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New Ohio University translational research building prioritizes research collaboration

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October 18-20, 2023 / Tucson, AZ
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The Story

The Ohio University Board of Trustees approved to name OHIO’s new translational research center, the Heritage Translational Research Center, in honor of the university’s ongoing partnership with the Osteopathic Heritage Foundation during its meetings Oct. 19-20. The foundation is providing a $16.2 million gift to support its construction.

“For more than 10 years, the Osteopathic Heritage Foundation’s generosity has helped to transform osteopathic medical education at Ohio University,” President Lori Stewart Gonzalez said. “We are grateful to OHF for its continued commitment to helping advance translational research, resulting in improved health outcomes for patients across our region and state.”

The goal of the facility is to promote team science by bringing like-minded research teams together in one space, while enhancing the visibility of OHIO’s research efforts to students, throughout the University, and to the community and region.

In 2011, the Osteopathic Heritage Foundation made a historic $105 million award called Vision 2020: Leading the Transformation of Primary Care in Ohio, to the college. The award has been invested into numerous projects, including the construction of Heritage Hall in Athens, which opened in 2021, and the Heritage College’s Dublin campus. The funds have also contributed to student scholarships, strengthening community outreach and expanding the college’s research infrastructure. Now it will help fund the $66.9 million state-of-the-art Heritage Translational Research Center. The research center is expected to enhance faculty and student research at the university and will also be the new location of the college’s Community Health Programs.

“The name of the Heritage Translational Research Center recognizes the critical part that osteopathic medicine plays in research and the potential to have a significant and lasting impact on the health and quality of life of Ohioans,” Terri Donlin Huesman, president/CEO of the Osteopathic Heritage Foundation said. “Through this new facility, we are excited to continue our long and productive relationship with the Heritage College and help the university position itself as a national leader in medical education and research.”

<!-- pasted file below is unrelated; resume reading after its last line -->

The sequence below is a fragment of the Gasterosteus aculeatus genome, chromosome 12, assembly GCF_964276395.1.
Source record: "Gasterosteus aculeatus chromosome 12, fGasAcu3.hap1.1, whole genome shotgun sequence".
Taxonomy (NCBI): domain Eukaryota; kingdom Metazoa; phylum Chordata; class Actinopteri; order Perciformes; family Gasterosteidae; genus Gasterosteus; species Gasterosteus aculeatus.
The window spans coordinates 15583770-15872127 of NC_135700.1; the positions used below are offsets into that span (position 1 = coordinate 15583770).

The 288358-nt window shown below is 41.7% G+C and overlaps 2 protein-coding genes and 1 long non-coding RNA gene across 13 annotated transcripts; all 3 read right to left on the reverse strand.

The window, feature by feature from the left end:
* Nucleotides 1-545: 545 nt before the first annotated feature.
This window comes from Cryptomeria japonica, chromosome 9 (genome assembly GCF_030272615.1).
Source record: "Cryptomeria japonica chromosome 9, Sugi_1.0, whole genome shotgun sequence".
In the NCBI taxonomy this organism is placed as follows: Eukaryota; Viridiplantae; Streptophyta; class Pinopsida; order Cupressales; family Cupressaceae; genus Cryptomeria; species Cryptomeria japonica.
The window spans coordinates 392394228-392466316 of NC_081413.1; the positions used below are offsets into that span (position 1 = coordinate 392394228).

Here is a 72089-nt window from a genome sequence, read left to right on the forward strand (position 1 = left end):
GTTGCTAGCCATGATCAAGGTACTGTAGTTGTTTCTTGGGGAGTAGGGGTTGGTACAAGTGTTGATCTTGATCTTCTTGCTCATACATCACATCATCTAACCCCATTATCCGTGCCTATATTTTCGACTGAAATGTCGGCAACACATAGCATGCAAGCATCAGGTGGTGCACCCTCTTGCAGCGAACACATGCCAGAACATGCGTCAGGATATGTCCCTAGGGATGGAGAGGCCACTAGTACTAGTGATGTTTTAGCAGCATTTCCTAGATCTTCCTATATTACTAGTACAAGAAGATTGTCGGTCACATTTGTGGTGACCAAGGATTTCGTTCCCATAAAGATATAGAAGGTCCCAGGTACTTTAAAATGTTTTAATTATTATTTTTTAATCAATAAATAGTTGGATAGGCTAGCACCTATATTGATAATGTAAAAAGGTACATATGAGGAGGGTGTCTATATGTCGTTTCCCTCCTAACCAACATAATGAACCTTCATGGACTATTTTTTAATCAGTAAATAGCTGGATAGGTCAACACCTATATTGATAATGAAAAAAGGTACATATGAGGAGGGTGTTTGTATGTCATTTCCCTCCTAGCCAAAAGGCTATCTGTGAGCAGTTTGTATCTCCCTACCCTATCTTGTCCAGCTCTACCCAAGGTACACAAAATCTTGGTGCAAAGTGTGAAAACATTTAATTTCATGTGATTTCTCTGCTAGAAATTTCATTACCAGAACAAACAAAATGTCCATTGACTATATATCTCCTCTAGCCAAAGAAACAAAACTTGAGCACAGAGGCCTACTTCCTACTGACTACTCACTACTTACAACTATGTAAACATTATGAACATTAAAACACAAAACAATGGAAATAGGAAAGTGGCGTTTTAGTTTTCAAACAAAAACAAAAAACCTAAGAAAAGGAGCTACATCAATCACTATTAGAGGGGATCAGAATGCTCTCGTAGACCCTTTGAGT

In addition to serving the Heritage College, the Heritage Translational Research Facility will also support several other colleges and an array of health-related institutes including the Ohio Musculoskeletal and Neurological Institute (OMNI), the Diabetes Institute, and the Infectious and Tropical Disease Institute (ITDI), all within the Heritage College, as well as the Appalachian Institute to Advance Health Equity Science (ADVANCE) in the College of Health Sciences and Professions (CHSP). Faculty and students who work within the institutes encompass almost every college at OHIO.

“Thanks in large part to the OHF’s exceptional generosity, the Heritage College is leading the transformation of primary care in Ohio. And now, through our continued partnership, the Osteopathic Heritage Foundations will help us deliver on our vision by taking our research strategy to the next level,” said Heritage College Executive Dean Ken Johnson, D.O. “Our hope is that the Heritage Translational Research Center will be a hub for discovery, bringing together the college, university, our healthcare partners and the broader community.”

The Heritage Translational Research Facility will provide space for human subject research and basic science research and include consultation and exam rooms along with a wet lab and animal care facility. It will also house OHIO’s Clinical and Translational Research Unit (CTRU), the administrative offices of several institutes and the Heritage College’s Office of Research and Grants and have community health space that includes a pharmacy.

“Our goal is that the new facility will promote team science, not just at the college but across the university, by bringing like-minded research teams together in one space,” said Darlene Berryman, associate dean of the Office of Research and Innovation. “We expect the HTRC will enhance the visibility of OHIO’s research efforts across the university, the community and state.”

Located on the Athens campus across the street from Heritage Hall and adjacent to the Medical Education Center and new Russ Research Center on the Union Street Green, the center will provide flexible research support spaces for population health and clinical research, as well as bench space for translational biomedical research.

“For 25 years our community health programs have been offering vital services to many people in our community in an effort to improve wellness for all. The new building will be more visible and accessible than our current location and should provide a welcoming community health experience to our patients and clients,” said Tracy Shaub, dean of the Heritage College in Athens.

Partnering with the Heritage College on the new building are architectural firms DesignGroup and Perkins&Will, as well as OHIO University’s planning office and design and construction office. Construction on the new facility is scheduled to start in mid-2024 with completion expected in 2025.

 

Full story: New translational research building prioritizes research collaboration, named in honor of Osteopathic Heritage Foundation

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